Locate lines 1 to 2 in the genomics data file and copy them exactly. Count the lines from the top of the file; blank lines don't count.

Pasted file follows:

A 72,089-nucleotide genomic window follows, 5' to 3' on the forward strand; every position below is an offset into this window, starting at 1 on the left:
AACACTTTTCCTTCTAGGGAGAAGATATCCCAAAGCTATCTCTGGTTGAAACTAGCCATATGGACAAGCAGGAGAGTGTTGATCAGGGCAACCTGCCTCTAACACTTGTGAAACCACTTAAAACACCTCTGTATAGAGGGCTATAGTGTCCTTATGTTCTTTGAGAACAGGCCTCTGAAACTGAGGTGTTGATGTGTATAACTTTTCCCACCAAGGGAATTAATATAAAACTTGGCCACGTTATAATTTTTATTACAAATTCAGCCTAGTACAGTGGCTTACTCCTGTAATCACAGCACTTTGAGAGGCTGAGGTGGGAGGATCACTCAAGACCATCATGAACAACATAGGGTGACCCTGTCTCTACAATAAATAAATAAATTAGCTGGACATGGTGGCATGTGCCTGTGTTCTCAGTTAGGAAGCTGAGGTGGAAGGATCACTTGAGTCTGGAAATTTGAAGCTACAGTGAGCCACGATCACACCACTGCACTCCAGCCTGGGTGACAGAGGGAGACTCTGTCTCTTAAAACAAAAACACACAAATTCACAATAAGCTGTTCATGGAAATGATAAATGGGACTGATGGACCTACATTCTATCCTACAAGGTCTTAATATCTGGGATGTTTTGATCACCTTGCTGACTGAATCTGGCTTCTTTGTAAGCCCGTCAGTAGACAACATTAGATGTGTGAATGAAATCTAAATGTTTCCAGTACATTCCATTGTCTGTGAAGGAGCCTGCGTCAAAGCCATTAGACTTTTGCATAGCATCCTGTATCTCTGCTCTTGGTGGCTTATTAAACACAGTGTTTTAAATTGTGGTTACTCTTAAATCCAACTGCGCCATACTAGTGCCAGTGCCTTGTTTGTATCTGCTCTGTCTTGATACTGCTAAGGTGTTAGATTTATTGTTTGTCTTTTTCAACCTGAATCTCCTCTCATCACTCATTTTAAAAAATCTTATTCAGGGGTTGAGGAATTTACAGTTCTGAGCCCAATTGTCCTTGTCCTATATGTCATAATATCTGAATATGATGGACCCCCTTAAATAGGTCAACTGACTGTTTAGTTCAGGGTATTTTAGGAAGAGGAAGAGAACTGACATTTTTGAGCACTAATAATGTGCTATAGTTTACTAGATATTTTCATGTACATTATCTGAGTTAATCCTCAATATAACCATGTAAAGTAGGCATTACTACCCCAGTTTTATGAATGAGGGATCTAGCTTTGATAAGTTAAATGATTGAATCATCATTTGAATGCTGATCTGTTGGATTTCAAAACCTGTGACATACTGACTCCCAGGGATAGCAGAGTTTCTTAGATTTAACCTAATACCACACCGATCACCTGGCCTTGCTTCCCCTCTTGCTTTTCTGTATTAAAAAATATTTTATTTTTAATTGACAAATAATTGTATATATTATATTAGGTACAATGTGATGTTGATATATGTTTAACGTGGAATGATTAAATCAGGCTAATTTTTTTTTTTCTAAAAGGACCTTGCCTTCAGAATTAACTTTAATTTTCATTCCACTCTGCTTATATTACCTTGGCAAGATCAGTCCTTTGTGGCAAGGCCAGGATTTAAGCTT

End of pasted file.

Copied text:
A 72,089-nucleotide genomic window follows, 5' to 3' on the forward strand; every position below is an offset into this window, starting at 1 on the left:
AACACTTTTCCTTCTAGGGAGAAGATATCCCAAAGCTATCTCTGGTTGAAACTAGCCATATGGACAAGCAGGAGAGTGTTGATCAGGGCAACCTGCCTCTAACACTTGTGAAACCACTTAAAACACCTCTGTATAGAGGGCTATAGTGTCCTTATGTTCTTTGAGAACAGGCCTCTGAAACTGAGGTGTTGATGTGTATAACTTTTCCCACCAAGGGAATTAATATAAAACTTGGCCACGTTATAATTTTTATTACAAATTCAGCCTAGTACAGTGGCTTACTCCTGTAATCACAGCACTTTGAGAGGCTGAGGTGGGAGGATCACTCAAGACCATCATGAACAACATAGGGTGACCCTGTCTCTACAATAAATAAATAAATTAGCTGGACATGGTGGCATGTGCCTGTGTTCTCAGTTAGGAAGCTGAGGTGGAAGGATCACTTGAGTCTGGAAATTTGAAGCTACAGTGAGCCACGATCACACCACTGCACTCCAGCCTGGGTGACAGAGGGAGACTCTGTCTCTTAAAACAAAAACACACAAATTCACAATAAGCTGTTCATGGAAATGATAAATGGGACTGATGGACCTACATTCTATCCTACAAGGTCTTAATATCTGGGATGTTTTGATCACCTTGCTGACTGAATCTGGCTTCTTTGTAAGCCCGTCAGTAGACAACATTAGATGTGTGAATGAAATCTAAATGTTTCCAGTACATTCCATTGTCTGTGAAGGAGCCTGCGTCAAAGCCATTAGACTTTTGCATAGCATCCTGTATCTCTGCTCTTGGTGGCTTATTAAACACAGTGTTTTAAATTGTGGTTACTCTTAAATCCAACTGCGCCATACTAGTGCCAGTGCCTTGTTTGTATCTGCTCTGTCTTGATACTGCTAAGGTGTTAGATTTATTGTTTGTCTTTTTCAACCTGAATCTCCTCTCATCACTCATTTTAAAAAATCTTATTCAGGGGTTGAGGAATTTACAGTTCTGAGCCCAATTGTCCTTGTCCTATATGTCATAATATCTGAATATGATGGACCCCCTTAAATAGGTCAACTGACTGTTTAGTTCAGGGTATTTTAGGAAGAGGAAGAGAACTGACATTTTTGAGCACTAATAATGTGCTATAGTTTACTAGATATTTTCATGTACATTATCTGAGTTAATCCTCAATATAACCATGTAAAGTAGGCATTACTACCCCAGTTTTATGAATGAGGGATCTAGCTTTGATAAGTTAAATGATTGAATCATCATTTGAATGCTGATCTGTTGGATTTCAAAACCTGTGACATACTGACTCCCAGGGATAGCAGAGTTTCTTAGATTTAACCTAATACCACACCGATCACCTGGCCTTGCTTCCCCTCTTGCTTTTCTGTATTAAAAAATATTTTATTTTTAATTGACAAATAATTGTATATATTATATTAGGTACAATGTGATGTTGATATATGTTTAACGTGGAATGATTAAATCAGGCTAATTTTTTTTTTTCTAAAAGGACCTTGCCTTCAGAATTAACTTTAATTTTCATTCCACTCTGCTTATATTACCTTGGCAAGATCAGTCCTTTGTGGCAAGGCCAGGATTTAAGCTT